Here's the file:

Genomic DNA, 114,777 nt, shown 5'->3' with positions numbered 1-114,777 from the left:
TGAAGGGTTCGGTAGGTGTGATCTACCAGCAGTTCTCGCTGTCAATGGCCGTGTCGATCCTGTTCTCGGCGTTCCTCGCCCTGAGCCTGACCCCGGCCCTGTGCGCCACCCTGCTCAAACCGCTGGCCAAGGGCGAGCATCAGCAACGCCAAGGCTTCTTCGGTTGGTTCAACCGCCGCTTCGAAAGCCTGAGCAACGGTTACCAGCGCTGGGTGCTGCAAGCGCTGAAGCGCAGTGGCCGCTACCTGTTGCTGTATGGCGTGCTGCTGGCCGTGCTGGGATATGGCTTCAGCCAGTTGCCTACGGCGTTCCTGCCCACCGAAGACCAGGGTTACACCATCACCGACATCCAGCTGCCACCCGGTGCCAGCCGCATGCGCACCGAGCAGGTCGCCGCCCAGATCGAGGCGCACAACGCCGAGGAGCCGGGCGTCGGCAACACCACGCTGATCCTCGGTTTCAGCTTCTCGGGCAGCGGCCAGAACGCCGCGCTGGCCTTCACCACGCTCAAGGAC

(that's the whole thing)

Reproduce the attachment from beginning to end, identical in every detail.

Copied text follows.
Genomic DNA, 114,777 nt, shown 5'->3' with positions numbered 1-114,777 from the left:
TGAAGGGTTCGGTAGGTGTGATCTACCAGCAGTTCTCGCTGTCAATGGCCGTGTCGATCCTGTTCTCGGCGTTCCTCGCCCTGAGCCTGACCCCGGCCCTGTGCGCCACCCTGCTCAAACCGCTGGCCAAGGGCGAGCATCAGCAACGCCAAGGCTTCTTCGGTTGGTTCAACCGCCGCTTCGAAAGCCTGAGCAACGGTTACCAGCGCTGGGTGCTGCAAGCGCTGAAGCGCAGTGGCCGCTACCTGTTGCTGTATGGCGTGCTGCTGGCCGTGCTGGGATATGGCTTCAGCCAGTTGCCTACGGCGTTCCTGCCCACCGAAGACCAGGGTTACACCATCACCGACATCCAGCTGCCACCCGGTGCCAGCCGCATGCGCACCGAGCAGGTCGCCGCCCAGATCGAGGCGCACAACGCCGAGGAGCCGGGCGTCGGCAACACCACGCTGATCCTCGGTTTCAGCTTCTCGGGCAGCGGCCAGAACGCCGCGCTGGCCTTCACCACGCTCAAGGAC